I’m excited to connect with other NUFP Fellows across the country and begin my professional network. The diversity of NUFP Fellows will contribute to the richness of personal histories that could broaden my outlook on society and what’s possible in making it better. Essential to achieving NUFP learning outcomes, it’s to ultimately recognize similarities, embrace difference, and reciprocate respect.

Everyone looks at the world with lenses shaped by their life experiences. As each individual has unique contoured lenses, the presence of others and myself will provide various standpoints, opinions, beliefs, and values to the conversation. My lens is of a young Filipino-American woman who challenged herself to be open to other ideals and was willing to test her own values and core principles. That’s why I gave the closing remarks at the end of the first conference I ever coordinated. I saw everyone standing and applauding and it was then that I had an epiphany. Everyone has their own reasons for the work that they do, but at that very profound moment, I found mine. I finally understood that it’s giving up what you do for something greater than yourself and for me it was my peers in the audience. I took up that responsibility, for them and so I worked to provide a space on such a grand scale. I knew each individual student organization was amazing, but I wanted them to discover that that within each other. I firmly believe if you get the right people together with the right resources, anything is possible.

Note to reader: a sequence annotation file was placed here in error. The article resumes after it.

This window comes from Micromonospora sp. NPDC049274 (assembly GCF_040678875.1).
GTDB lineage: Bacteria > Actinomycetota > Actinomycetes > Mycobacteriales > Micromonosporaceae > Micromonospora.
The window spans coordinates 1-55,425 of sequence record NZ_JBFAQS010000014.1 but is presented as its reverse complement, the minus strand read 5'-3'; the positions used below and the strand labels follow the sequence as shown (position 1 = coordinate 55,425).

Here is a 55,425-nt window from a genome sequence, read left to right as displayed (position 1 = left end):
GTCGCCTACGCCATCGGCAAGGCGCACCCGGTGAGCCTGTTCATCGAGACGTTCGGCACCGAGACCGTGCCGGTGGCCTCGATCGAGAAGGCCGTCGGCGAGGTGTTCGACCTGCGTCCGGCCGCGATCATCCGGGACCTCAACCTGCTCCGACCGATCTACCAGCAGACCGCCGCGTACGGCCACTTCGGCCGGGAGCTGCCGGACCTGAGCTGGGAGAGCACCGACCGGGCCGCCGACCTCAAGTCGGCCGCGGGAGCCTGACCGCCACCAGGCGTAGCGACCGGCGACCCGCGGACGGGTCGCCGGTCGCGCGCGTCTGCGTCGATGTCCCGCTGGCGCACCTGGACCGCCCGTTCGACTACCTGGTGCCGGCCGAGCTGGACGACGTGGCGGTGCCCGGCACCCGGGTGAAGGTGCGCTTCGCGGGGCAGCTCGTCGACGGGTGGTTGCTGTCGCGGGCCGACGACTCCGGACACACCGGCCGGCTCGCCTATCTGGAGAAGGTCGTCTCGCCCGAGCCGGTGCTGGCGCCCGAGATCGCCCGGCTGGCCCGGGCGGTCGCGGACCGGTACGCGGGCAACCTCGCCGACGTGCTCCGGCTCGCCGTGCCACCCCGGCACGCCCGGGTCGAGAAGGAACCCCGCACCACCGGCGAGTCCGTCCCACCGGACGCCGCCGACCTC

It’s times like this that lead me to discover who I am and help construct my life and leadership philosophy, activities that foster human understanding and build self-esteem. Most of all, my love for leadership and student development are affirmed continually as I aspire to become a student affairs professional.

At National Conference I shall “be bold.” The same motto I’ve themed for the program I direct, “be bold” is a call-to-action to challenge oneself to be more confident, explore new life experiences, and make a difference. From pre-conference workshops to educational sessions, National Conference is where the country will come together. This will be a place to support one another, to network, to collaborate and publicize programs and ideas. It will be a medium through which seasoned professionals, new professionals, graduate students, and undergraduate students can learn together. We can work with one another to create alliances, opportunities, and for me – begin to live the legacy.